Yet, in the four years since financial normalization, the share of adults who are working has not increased at all and GDP has fallen further and further behind potential, as we would have defined it in the fall of 2009. And the American experience of dismal economic performance in the wake of financial crisis is not unique, as Ken Rogoff and Carmen Reinhart’s work has documented. Japan provides a particularly clear example. I remember at the beginning of the Clinton administration, we engaged in a set of long run global economic projections. Japan’s real GDP today in 2013 is little more than half of what we at the Treasury or the Fed or the World Bank or the IMF predicted in 1993.
It is a central pillar of both classical models and Keynesian models that stabilization policy is all about fluctuations – fluctuations around a given mean – and that the achievable goal and therefore the proper objective of macroeconomic policy is to have less volatility. I wonder if a set of older and much more radical ideas that I have to say were pretty firmly rejected in 14.462, Stan, a set of older ideas that went under the phrase secular stagnation, are not profoundly important in understanding Japan’s experience in the 1990s, and may not be without relevance to America’s experience today.
Let me say a little bit more about why I’m led to think in those terms. If you go back and you study the economy prior to the crisis, there is something a little bit odd. Many people believe that monetary policy was too easy. Everybody agrees that there was a vast amount of imprudent lending going on. Almost everybody believes that wealth, as it was experienced by households, was in excess of its reality: too much easy money, too much borrowing, too much wealth. Was there a great boom? Capacity utilization wasn’t under any great pressure. Unemployment wasn’t at any remarkably low level. Inflation was entirely quiescent. So, somehow, even a great bubble wasn’t enough to produce any excess in aggregate demand.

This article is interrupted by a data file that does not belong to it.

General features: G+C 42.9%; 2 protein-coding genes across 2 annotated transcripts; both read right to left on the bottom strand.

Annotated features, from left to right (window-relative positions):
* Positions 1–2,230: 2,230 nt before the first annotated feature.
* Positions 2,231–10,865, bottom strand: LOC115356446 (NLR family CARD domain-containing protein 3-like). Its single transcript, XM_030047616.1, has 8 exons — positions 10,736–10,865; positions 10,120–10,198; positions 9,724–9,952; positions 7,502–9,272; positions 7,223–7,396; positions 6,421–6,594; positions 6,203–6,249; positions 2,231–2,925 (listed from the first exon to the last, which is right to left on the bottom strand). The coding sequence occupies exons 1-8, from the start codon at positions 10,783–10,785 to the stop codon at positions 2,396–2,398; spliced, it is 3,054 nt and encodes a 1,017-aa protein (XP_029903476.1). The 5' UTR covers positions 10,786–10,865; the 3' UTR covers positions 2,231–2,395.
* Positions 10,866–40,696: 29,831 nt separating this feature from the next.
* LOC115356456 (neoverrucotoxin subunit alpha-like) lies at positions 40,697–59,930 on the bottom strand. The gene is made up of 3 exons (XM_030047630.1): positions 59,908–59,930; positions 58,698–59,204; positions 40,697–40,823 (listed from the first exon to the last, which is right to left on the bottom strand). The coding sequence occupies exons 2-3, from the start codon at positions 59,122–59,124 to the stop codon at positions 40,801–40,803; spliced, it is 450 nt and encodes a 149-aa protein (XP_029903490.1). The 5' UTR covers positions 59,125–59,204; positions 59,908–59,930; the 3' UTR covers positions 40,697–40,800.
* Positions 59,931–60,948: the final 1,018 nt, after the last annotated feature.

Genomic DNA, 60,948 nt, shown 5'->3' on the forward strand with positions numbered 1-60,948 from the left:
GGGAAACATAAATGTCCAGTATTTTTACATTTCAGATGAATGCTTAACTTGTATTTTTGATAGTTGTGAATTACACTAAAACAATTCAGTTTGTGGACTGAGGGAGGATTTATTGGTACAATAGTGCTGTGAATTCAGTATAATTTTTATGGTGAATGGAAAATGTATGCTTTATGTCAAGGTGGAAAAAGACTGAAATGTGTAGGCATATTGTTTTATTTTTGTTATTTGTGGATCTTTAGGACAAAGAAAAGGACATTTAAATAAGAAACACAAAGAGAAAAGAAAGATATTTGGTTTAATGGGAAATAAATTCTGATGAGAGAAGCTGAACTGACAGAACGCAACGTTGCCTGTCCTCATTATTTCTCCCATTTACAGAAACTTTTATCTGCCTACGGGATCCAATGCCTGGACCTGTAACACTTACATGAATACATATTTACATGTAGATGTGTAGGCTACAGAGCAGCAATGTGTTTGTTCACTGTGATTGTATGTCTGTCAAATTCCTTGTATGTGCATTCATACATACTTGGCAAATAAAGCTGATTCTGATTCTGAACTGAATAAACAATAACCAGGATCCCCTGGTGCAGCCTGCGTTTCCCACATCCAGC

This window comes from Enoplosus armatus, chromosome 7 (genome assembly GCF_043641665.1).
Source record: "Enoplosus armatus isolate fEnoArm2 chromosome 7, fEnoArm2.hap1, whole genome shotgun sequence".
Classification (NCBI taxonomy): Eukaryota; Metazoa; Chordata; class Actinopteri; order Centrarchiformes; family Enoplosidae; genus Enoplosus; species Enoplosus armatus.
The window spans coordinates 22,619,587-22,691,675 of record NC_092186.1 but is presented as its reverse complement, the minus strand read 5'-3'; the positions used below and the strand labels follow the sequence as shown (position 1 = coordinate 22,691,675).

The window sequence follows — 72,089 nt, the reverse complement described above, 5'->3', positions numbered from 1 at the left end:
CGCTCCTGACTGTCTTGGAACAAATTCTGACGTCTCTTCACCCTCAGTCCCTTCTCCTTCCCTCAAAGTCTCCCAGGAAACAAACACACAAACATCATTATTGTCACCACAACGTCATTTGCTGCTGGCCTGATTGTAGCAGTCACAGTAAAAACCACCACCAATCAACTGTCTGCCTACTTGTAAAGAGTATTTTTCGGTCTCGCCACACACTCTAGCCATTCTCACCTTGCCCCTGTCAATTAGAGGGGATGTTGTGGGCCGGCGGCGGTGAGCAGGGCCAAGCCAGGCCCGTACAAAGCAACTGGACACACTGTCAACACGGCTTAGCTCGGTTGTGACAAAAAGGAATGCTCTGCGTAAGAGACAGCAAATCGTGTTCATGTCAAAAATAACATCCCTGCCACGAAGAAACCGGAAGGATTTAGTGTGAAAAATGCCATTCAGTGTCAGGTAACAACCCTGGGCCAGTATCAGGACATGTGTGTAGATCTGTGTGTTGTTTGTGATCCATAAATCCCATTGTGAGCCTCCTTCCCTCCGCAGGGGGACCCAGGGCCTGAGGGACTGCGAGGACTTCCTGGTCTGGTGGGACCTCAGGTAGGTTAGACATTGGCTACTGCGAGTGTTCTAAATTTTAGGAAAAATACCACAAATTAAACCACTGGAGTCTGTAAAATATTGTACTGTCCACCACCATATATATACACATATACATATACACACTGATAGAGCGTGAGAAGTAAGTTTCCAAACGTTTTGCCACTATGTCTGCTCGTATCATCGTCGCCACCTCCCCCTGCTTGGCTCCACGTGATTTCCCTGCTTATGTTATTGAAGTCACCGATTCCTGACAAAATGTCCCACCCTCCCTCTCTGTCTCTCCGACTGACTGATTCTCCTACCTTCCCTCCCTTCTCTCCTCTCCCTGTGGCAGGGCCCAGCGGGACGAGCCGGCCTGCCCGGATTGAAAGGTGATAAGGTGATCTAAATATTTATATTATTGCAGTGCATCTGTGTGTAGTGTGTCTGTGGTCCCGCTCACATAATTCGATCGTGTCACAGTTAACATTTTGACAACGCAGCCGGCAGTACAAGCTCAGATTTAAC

Now, think about the period after the financial crisis. I always like to think of these crises as analogous to a power failure or analogous to what would happen if all the telephones were shut off for some time. Consider such an event. The network would collapse. The connections would go away. And output would, of course, drop very rapidly. There would be a set of economists who would sit around explaining that electricity was only 4% of the economy, and so if you lost 80% of electricity, you couldn’t possibly have lost more than 3% of the economy. Perhaps in Minnesota or Chicago there would be people writing such a paper, but most others would recognize this as a case where the evidence of the eyes trumped the logic of straightforward microeconomic theory.
And we would understand that somehow, even if we didn’t exactly understand it in the model, that when there wasn’t any electricity, there wasn’t really going to be much economy. Something similar was true with respect to financial flows and financial interconnection. And that’s why it is so important to get the lights back on, and that’s why it’s so important to contain the financial system.